Tapura capitulifera

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Tapura capitulifera


Tree to 15 m tall; young branches tomentellous, soon becoming glabrous. Stipules triangular-lanceolate, ca. 1.5 mm long, pubescent, caducous. Petiole 5-15 mm long, tomentellous when young, becoming less so with age, canaliculate; blade coriaceous, oblong to obovate-lanceolate, 5-12 x 1.8-5 cm, acuminate at apex, acumen 3-10 mm long, subcuneate and slightly unequal at base, glabrous or with a few stiff appressed hairs only beneath, papillose; midrib slightly impressed above, prominent and with a sparse appressed pubescence beneath, 9-15 pairs of secondary veins, arcuate, anastomosing. Inflorescence a dense-flowered glomerule inserted on upper portion of petiole. Flowers hermaphrodite, sessile or subsessile; bracteoles ovate, ca. 0.5 mm long, persistent, pubescent; calyx 2-3 mm long, grey-tomentellous on exterior, lobes unequal; corolla white or yellow, slightly exceeding calyx lobes, with 2 large bicucullate lobes and 3 slightly smaller simple lobes, united at base to form a short tube, tube glabrous on exterior, filled by a dense lanate mass within; fertile stamens 5, alternating with corolla lobes, filaments inserted on corolla tube at base of lobes, lanate at base, staminodes absent; ovary 3-locular, pilose on exterior, style with 3-fid apex. Fruit ellipsoid, 12-18 mm long, usually 1-locular, epicarp short-dense-velutinous-tomentose, mesocarp thin, endocarp thin, hard, bony, glabrous within.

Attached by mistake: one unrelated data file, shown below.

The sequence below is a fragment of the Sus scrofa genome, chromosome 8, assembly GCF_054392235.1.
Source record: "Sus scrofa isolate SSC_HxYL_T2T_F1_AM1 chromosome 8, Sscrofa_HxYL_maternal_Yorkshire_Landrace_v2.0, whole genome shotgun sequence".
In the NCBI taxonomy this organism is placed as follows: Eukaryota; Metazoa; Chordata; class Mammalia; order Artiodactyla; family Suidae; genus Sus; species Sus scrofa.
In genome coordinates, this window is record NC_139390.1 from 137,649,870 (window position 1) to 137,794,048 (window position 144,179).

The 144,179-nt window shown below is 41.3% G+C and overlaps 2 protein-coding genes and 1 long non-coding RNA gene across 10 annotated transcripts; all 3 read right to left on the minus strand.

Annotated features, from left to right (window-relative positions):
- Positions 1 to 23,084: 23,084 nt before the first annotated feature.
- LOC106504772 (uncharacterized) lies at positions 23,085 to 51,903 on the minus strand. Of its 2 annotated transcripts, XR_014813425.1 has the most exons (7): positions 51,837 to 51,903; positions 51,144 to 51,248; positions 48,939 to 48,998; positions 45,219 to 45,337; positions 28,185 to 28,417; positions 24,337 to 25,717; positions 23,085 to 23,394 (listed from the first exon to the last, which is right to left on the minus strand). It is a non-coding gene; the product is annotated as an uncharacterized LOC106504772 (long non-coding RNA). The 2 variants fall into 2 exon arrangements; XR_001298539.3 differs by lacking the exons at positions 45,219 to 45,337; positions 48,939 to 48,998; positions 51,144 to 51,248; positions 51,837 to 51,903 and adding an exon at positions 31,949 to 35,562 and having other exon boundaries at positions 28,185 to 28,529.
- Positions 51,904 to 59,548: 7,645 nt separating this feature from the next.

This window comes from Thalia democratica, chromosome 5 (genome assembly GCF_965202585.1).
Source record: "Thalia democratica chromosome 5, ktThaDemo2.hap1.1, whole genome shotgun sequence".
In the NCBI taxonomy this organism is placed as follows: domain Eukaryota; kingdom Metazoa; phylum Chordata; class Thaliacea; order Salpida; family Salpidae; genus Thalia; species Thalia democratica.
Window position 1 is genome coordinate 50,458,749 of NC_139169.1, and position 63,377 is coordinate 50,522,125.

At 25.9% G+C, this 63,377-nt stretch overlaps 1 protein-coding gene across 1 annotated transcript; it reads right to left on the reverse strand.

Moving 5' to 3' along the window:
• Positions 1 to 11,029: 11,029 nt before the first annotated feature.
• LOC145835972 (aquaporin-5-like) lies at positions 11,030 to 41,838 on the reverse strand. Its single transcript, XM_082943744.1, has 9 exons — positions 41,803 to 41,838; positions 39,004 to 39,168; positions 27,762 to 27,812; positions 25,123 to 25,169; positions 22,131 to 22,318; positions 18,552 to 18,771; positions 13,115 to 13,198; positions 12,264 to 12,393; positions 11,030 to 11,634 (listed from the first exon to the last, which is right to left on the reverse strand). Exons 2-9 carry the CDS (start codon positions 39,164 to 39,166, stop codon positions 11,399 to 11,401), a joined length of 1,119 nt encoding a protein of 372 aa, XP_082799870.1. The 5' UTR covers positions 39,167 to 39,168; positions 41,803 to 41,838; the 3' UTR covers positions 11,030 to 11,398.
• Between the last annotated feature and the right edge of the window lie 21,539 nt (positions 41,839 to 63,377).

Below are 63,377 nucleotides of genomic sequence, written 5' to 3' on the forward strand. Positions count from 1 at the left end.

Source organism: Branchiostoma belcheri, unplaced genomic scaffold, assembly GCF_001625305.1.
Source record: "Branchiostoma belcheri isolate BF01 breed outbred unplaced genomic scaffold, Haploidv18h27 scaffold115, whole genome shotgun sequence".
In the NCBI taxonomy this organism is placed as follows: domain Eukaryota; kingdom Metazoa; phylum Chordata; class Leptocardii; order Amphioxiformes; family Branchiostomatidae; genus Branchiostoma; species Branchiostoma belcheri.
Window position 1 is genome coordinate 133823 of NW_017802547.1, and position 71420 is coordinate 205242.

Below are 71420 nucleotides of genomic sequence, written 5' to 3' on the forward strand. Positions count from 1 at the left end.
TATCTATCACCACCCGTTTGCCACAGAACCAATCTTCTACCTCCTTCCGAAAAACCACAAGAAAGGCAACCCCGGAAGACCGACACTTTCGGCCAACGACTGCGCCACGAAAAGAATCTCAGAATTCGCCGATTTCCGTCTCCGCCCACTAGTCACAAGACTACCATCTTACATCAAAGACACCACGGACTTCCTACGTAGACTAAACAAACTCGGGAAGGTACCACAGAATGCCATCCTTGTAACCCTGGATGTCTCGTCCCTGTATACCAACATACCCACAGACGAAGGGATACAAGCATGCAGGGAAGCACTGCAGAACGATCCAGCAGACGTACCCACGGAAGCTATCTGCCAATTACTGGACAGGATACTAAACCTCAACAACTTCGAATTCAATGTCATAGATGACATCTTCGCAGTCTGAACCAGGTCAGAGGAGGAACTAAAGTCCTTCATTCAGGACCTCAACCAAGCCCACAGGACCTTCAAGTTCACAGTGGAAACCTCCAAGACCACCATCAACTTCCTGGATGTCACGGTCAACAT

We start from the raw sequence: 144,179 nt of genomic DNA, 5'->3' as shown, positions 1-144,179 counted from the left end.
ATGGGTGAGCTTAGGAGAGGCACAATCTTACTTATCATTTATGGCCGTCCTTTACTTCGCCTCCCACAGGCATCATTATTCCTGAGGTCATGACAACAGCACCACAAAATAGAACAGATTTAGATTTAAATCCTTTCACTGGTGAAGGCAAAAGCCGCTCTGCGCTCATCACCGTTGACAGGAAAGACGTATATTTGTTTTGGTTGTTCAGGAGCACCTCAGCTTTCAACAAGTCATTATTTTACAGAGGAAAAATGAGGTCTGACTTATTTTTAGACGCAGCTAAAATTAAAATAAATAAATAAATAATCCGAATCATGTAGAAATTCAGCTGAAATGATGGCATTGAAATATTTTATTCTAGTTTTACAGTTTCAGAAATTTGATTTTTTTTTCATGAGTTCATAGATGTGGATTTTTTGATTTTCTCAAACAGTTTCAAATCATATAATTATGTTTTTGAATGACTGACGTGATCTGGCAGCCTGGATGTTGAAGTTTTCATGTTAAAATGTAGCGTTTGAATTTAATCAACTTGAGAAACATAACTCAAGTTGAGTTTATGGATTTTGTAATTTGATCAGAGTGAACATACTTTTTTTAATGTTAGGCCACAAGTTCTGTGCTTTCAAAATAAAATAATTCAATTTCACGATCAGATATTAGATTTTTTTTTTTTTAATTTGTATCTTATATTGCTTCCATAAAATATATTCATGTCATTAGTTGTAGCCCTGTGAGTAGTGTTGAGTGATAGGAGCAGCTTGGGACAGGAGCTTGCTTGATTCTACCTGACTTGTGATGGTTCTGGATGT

Guianas present, Southern America: Venezuela (Venezuela present)
Venezuela, and the Guianas; (GU: 7; SU: 18; FG: 10).

Common Name

English (Guyana): waiaballi; English (Suriname): sibalidan


Flowering .


Tapura capitulifera is clearly distinct from T. guianensis by the floral structure, but sterile herbarium material is often impossible to distinguish. There are some small, but not consistent, vegetative differences such as the papillose under surface of the leaf, and the tendency to smaller narrower leaves in T. capitulifera. However, in both species there is much variation in leaf shape and size. This is well demonstrated in various Suriname collections where a large number of gatherings have been made from the same numbered tree over several years. Flowering herbarium material is needed to distinguish between T. guianensis and T. capitulifera. However, Dr. Jan C. Lindeman of Utrecht informs me that these two species are quite easy to distinguish in the field. T. capitulifera has a distinct pale dull grey leaf undersurface while both sides of the leaves of T. guianensis are green. Also T. capitulifera usually develops into a much larger tree.